CORRECTION: The original version of this article suggested that Tesco conducted a rights issue. However, while there was speculation it would have to conduct a rights issue, this didn’t transpire.
For a while Tesco (LSE: TSCO), like Manchester United, seemed lost in the wilderness following the departure of a top manager. Just as the football mega-team struggled after the departure of Sir Alex Ferguson, the supermarket seemed to be losing its way after the departure of Sir Terry Leahy who had led it, seemingly with great skill.
The leaner years after his departure saw the supermarket find a massive black hole in its accounts, pull out of a failed venture in America and lose market share as discounters such as Aldi and Lidl arrived and aggressively competed in its main UK market.
Times have changed
Those dark days now seem to be fading. The misdemeanours of yesteryear are being replaced by a series of wins, such as the tie-up with Carrefour and the acquisition of wholesaler Booker.
Compare Tesco to rival Sainsbury’s and you see the peers are a long way apart. The latter pursued a high-risk merger strategy with Walmart-owned Asda to try to overtake Tesco and it failed. Now the shares seem to be the poor relation of the supermarkets sector, although it does mean they now have a superficially attractive P/E of only nine. Tesco shares have been doing much better and to me look good value at the current price, despite the higher P/E of 17. The Morrisons share price looks too expensive though, even with its tie-ups with Ocado and Amazon and other seemingly positive news for that supermarket. Despite recent share price falls, it still has a P/E of nearly 20.
Tesco’s share price, currently around 230p may be down around 12% over the past 12 months, but this year it has been recovering while Sainsbury’s and Morrisons over the period are down 38% and 20% respectively.
It is easy to see why Tesco is on the rise. The latest results from the supermarket show that it is managing to grow in the UK and Ireland – albeit by just a tiny percentage. First-quarter sales grew 0.8%, showing that Tesco is managing to at least hold its own against the discounters. The biggest contribution came from Booker, underlining the wisdom of that acquisition. In that business, like-for-like sales grew 3.1% versus the previous year. Overseas markets, for Tesco as a group, were a drag on performance however, with sales in Central Europe falling nearly 5%.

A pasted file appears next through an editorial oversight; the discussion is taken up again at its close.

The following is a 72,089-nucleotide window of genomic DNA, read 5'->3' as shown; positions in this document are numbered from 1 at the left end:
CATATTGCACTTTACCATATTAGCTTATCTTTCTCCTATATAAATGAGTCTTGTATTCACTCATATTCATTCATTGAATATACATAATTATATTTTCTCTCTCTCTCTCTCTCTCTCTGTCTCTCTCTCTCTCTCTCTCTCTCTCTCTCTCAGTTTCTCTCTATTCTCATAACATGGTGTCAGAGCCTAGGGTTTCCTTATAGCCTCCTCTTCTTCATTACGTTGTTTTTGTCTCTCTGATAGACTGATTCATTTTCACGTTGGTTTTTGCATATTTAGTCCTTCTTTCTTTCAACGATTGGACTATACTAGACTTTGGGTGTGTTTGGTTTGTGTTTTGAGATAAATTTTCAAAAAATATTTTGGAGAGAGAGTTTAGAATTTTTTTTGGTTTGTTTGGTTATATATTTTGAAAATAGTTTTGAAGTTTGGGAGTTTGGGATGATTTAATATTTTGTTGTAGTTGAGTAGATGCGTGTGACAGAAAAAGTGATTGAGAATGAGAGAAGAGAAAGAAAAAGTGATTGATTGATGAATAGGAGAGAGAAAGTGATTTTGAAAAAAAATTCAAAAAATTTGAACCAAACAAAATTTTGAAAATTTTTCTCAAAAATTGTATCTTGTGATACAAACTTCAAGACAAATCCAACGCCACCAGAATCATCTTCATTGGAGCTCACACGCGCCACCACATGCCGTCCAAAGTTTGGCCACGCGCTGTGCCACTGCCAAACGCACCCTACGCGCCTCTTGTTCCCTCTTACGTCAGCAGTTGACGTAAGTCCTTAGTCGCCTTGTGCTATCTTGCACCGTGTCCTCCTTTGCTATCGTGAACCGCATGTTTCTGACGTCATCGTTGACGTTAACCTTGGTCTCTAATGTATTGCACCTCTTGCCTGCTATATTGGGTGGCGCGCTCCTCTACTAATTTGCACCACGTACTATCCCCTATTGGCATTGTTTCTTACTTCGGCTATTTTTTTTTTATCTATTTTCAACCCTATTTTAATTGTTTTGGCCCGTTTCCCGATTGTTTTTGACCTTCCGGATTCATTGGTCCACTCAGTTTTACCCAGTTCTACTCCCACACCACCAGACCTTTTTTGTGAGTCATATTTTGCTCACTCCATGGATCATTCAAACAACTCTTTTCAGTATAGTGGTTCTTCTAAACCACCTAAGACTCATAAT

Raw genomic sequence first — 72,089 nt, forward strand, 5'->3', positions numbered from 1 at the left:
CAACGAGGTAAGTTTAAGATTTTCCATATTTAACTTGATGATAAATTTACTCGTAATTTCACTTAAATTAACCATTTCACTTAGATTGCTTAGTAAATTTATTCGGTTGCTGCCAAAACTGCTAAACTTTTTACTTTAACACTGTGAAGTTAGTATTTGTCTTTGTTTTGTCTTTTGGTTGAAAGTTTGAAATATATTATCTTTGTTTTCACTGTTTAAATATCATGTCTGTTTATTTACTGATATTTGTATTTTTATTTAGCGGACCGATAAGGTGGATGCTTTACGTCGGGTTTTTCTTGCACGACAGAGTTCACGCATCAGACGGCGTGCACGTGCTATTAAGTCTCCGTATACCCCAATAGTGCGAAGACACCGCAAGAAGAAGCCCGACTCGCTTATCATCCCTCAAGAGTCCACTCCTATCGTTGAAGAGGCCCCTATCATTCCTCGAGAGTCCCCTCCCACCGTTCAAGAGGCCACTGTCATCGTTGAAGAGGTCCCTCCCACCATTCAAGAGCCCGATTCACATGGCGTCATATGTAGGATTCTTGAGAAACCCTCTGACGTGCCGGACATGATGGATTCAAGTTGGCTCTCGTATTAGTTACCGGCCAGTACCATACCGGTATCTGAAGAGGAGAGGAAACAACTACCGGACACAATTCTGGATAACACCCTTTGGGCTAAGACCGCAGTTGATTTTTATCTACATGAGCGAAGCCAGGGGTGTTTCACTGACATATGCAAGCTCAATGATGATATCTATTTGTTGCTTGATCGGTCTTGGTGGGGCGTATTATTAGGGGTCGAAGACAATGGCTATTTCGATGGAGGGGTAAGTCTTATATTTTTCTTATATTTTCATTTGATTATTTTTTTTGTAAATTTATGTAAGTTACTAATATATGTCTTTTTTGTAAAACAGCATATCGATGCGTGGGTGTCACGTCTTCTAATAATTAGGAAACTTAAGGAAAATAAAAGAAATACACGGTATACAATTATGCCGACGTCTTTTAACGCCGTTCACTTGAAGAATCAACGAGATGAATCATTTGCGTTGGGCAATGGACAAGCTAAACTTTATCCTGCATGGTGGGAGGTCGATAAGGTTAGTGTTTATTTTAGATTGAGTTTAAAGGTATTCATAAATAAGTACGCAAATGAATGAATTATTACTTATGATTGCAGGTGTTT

The Q1 performance follows on from 2018/19 results which were ahead of expectations and showcased just how far Tesco has come since its darkest days. Group operating profit for the full year rose by 34% while the dividend increased by 92%. Again, the UK and Ireland saw growth while overseas markets fared less well. Any turnaround therefore in Central Europe and better sales in Asia could boost the group and should add value for shareholders.
I think the progress being made at Tesco under Dave Lewis makes the shares good value now. Although it does not have an especially low P/E, with Tesco’s dominant market share, opportunities to expand Booker and its new discount store chain Jack’s, and the potential for more links like the one with Carrefour, there could be a lot more growth to come from the supermarket.
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Andy Ross has no position in any of the shares mentioned. The Motley Fool UK has recommended Tesco. Views expressed on the companies mentioned in this article are those of the writer and therefore may differ from the official recommendations we make in our subscription services such as Share Advisor, Hidden Winners and Pro. Here at The Motley Fool we believe that considering a diverse range of insights makes us better investors.